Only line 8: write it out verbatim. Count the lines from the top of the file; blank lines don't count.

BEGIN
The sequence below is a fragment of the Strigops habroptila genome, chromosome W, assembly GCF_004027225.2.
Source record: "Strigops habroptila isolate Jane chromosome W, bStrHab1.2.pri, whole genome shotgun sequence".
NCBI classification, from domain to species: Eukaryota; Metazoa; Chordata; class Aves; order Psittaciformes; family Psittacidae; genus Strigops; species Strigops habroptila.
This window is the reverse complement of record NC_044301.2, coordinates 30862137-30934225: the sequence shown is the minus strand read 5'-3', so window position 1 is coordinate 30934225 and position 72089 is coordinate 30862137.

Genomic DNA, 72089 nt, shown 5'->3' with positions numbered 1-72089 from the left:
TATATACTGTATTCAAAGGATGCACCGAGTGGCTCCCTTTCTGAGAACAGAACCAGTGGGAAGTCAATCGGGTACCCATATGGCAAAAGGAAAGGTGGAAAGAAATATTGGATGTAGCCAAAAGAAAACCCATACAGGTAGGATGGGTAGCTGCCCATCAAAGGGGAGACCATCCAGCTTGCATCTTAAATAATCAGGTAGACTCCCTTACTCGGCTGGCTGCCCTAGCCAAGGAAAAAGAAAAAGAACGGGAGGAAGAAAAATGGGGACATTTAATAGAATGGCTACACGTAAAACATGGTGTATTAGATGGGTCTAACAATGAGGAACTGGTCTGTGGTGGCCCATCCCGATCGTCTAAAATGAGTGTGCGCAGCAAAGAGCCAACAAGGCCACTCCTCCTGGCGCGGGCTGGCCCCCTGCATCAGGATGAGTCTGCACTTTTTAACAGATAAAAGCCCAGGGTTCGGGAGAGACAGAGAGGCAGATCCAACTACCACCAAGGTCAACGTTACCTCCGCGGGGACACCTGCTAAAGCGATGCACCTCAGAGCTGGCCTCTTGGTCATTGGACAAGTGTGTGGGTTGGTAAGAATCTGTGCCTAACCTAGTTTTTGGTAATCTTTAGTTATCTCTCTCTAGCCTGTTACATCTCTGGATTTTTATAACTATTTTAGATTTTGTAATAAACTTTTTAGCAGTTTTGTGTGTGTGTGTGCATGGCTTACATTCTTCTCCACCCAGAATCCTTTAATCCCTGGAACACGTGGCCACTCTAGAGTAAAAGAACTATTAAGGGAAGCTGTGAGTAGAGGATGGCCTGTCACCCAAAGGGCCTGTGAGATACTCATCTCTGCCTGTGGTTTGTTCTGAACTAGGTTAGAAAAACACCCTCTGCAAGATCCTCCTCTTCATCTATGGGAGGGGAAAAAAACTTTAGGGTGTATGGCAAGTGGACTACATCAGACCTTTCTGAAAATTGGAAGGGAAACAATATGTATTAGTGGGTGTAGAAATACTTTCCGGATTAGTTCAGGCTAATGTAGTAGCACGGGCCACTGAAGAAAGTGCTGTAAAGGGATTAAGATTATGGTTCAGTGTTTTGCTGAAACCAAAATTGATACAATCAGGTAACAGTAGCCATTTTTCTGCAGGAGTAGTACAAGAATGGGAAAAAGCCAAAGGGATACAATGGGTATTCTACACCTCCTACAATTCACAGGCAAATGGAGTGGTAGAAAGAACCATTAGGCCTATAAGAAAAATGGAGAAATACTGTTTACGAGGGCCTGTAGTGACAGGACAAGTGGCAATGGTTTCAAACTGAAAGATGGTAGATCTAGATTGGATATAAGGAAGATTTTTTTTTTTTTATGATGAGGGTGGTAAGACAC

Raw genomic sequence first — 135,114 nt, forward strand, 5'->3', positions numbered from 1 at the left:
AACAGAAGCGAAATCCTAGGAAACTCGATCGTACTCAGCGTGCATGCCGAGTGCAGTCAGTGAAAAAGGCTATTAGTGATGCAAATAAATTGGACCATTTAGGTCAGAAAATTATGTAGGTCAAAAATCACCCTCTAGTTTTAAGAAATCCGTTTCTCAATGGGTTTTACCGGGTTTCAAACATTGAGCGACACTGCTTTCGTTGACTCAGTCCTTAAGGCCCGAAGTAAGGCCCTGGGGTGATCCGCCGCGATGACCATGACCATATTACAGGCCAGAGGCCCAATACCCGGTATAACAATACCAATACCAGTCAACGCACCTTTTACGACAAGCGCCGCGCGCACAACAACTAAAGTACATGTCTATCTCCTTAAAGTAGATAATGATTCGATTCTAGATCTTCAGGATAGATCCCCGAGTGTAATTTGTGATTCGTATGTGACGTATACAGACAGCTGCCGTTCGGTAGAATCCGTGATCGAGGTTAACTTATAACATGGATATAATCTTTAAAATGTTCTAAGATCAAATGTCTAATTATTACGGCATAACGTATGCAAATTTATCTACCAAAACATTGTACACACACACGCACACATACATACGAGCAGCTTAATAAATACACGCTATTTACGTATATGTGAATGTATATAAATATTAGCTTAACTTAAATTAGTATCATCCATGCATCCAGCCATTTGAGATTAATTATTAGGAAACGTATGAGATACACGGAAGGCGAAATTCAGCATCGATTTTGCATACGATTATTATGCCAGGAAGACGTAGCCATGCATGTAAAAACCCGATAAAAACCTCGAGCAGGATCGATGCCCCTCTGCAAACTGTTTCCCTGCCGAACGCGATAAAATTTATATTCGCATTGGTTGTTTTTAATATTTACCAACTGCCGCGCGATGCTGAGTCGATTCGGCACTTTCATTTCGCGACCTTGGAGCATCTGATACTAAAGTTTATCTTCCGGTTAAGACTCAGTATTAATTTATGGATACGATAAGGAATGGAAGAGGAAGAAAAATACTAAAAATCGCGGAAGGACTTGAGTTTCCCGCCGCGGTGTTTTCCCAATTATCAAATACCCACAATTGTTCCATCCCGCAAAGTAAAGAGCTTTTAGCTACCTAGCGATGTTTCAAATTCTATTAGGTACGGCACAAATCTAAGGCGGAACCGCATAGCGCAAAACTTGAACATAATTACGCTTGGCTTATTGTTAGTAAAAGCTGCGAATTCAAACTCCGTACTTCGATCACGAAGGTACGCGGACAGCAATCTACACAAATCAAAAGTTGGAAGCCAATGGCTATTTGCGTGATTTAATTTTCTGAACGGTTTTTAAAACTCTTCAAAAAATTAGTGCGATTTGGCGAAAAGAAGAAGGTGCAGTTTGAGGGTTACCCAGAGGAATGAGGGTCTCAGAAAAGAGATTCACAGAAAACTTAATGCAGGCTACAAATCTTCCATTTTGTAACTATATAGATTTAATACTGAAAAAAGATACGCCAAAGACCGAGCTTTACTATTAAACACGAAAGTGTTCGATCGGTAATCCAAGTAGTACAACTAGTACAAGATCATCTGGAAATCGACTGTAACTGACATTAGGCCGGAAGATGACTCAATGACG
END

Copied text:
AACAGAAGCGAAATCCTAGGAAACTCGATCGTACTCAGCGTGCATGCCGAGTGCAGTCAGTGAAAAAGGCTATTAGTGATGCAAATAAATTGGACCATTTAGGTCAGAAAATTATGTAGGTCAAAAATCACCCTCTAGTTTTAAGAAATCCGTTTCTCAATGGGTTTTACCGGGTTTCAAACATTGAGCGACACTGCTTTCGTTGACTCAGTCCTTAAGGCCCGAAGTAAGGCCCTGGGGTGATCCGCCGCGATGACCATGACCATATTACAGGCCAGAGGCCCAATACCCGGTATAACAATACCAATACCAGTCAACGCACCTTTTACGACAAGCGCCGCGCGCACAACAACTAAAGTACATGTCTATCTCCTTAAAGTAGATAATGATTCGATTCTAGATCTTCAGGATAGATCCCCGAGTGTAATTTGTGATTCGTATGTGACGTATACAGACAGCTGCCGTTCGGTAGAATCCGTGATCGAGGTTAACTTATAACATGGATATAATCTTTAAAATGTTCTAAGATCAAATGTCTAATTATTACGGCATAACGTATGCAAATTTATCTACCAAAACATTGTACACACACACGCACACATACATACGAGCAGCTTAATAAATACACGCTATTTACGTATATGTGAATGTATATAAATATTAGCTTAACTTAAATTAGTATCATCCATGCATCCAGCCATTTGAGATTAATTATTAGGAAACGTATGAGATACACGGAAGGCGAAATTCAGCATCGATTTTGCATACGATTATTATGCCAGGAAGACGTAGCCATGCATGTAAAAACCCGATAAAAACCTCGAGCAGGATCGATGCCCCTCTGCAAACTGTTTCCCTGCCGAACGCGATAAAATTTATATTCGCATTGGTTGTTTTTAATATTTACCAACTGCCGCGCGATGCTGAGTCGATTCGGCACTTTCATTTCGCGACCTTGGAGCATCTGATACTAAAGTTTATCTTCCGGTTAAGACTCAGTATTAATTTATGGATACGATAAGGAATGGAAGAGGAAGAAAAATACTAAAAATCGCGGAAGGACTTGAGTTTCCCGCCGCGGTGTTTTCCCAATTATCAAATACCCACAATTGTTCCATCCCGCAAAGTAAAGAGCTTTTAGCTACCTAGCGATGTTTCAAATTCTATTAGGTACGGCACAAATCTAAGGCGGAACCGCATAGCGCAAAACTTGAACATAATTACGCTTGGCTTATTGTTAGTAAAAGCTGCGAATTCAAACTCCGTACTTCGATCACGAAGGTACGCGGACAGCAATCTACACAAATCAAAAGTTGGAAGCCAATGGCTATTTGCGTGATTTAATTTTCTGAACGGTTTTTAAAACTCTTCAAAAAATTAGTGCGATTTGGCGAAAAGAAGAAGGTGCAGTTTGAGGGTTACCCAGAGGAATGAGGGTCTCAGAAAAGAGATTCACAGAAAACTTAATGCAGGCTACAAATCTTCCATTTTGTAACTATATAGATTTAATACTGAAAAAAGATACGCCAAAGACCGAGCTTTACTATTAAACACGAAAGTGTTCGATCGGTAATCCAAGTAGTACAACTAGTACAAGATCATCTGGAAATCGACTGTAACTGACATTAGGCCGGAAGATGACTCAATGACG